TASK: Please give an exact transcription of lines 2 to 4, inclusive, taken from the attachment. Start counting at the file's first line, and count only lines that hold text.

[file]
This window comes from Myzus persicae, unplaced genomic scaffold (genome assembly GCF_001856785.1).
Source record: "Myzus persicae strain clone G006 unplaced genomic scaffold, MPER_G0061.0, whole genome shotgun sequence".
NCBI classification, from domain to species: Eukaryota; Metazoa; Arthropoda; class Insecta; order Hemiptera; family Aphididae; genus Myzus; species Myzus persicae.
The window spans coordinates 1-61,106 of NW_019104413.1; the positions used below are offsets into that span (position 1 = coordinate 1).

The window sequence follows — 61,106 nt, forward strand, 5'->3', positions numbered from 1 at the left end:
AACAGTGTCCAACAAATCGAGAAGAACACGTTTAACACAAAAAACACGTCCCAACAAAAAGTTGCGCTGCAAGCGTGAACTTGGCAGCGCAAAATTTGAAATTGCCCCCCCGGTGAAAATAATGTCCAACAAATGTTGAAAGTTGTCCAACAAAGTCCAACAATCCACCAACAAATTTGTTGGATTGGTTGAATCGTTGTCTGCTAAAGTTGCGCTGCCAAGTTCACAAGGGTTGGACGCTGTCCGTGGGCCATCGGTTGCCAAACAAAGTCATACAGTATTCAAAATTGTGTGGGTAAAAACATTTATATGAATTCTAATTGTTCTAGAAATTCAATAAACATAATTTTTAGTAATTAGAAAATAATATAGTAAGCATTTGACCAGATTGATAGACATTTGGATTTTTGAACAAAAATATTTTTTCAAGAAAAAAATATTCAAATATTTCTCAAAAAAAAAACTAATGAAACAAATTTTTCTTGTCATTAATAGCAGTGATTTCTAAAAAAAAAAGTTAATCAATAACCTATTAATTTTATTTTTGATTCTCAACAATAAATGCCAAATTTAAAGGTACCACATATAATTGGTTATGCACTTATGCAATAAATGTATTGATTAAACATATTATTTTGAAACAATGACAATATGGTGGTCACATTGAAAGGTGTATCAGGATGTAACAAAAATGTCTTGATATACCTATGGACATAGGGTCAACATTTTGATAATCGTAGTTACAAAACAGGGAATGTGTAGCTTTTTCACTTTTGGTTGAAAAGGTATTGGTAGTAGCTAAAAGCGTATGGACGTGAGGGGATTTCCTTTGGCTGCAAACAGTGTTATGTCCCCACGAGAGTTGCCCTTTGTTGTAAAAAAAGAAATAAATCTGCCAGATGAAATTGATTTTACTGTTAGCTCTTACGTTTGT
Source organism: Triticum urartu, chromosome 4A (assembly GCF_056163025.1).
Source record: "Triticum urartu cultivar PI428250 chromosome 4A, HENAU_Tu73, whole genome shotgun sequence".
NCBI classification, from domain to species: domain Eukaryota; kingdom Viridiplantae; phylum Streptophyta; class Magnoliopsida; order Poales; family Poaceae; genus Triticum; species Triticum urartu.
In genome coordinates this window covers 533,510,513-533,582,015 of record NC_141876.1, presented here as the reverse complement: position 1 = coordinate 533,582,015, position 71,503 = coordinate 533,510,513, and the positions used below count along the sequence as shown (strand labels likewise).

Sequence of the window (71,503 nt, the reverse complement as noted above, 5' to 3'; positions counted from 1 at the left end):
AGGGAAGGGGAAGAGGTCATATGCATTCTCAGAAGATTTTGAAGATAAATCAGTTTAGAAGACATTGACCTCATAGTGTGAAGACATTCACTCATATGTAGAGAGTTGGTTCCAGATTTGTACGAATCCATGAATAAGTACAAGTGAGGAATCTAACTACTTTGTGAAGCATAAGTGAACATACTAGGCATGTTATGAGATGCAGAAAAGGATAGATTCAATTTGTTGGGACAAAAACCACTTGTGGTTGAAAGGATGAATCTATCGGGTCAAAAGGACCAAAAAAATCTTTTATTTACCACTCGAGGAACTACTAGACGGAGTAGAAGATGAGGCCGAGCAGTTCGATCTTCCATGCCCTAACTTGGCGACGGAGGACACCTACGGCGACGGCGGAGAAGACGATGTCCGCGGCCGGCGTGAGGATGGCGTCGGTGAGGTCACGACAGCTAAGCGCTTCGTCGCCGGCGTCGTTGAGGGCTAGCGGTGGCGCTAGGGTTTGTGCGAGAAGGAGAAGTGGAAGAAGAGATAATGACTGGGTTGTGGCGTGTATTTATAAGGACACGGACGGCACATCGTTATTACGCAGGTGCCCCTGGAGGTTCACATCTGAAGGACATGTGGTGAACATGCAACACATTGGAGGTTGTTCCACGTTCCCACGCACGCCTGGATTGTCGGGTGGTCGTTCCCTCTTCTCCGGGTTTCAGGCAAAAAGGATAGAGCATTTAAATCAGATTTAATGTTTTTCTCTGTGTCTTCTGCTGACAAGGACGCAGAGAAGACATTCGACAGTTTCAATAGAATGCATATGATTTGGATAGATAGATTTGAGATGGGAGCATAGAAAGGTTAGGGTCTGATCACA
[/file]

Source record: "Myzus persicae strain clone G006 unplaced genomic scaffold, MPER_G0061.0, whole genome shotgun sequence".
NCBI classification, from domain to species: Eukaryota; Metazoa; Arthropoda; class Insecta; order Hemiptera; family Aphididae; genus Myzus; species Myzus persicae.
The window spans coordinates 1-61,106 of NW_019104413.1; the positions used below are offsets into that span (position 1 = coordinate 1).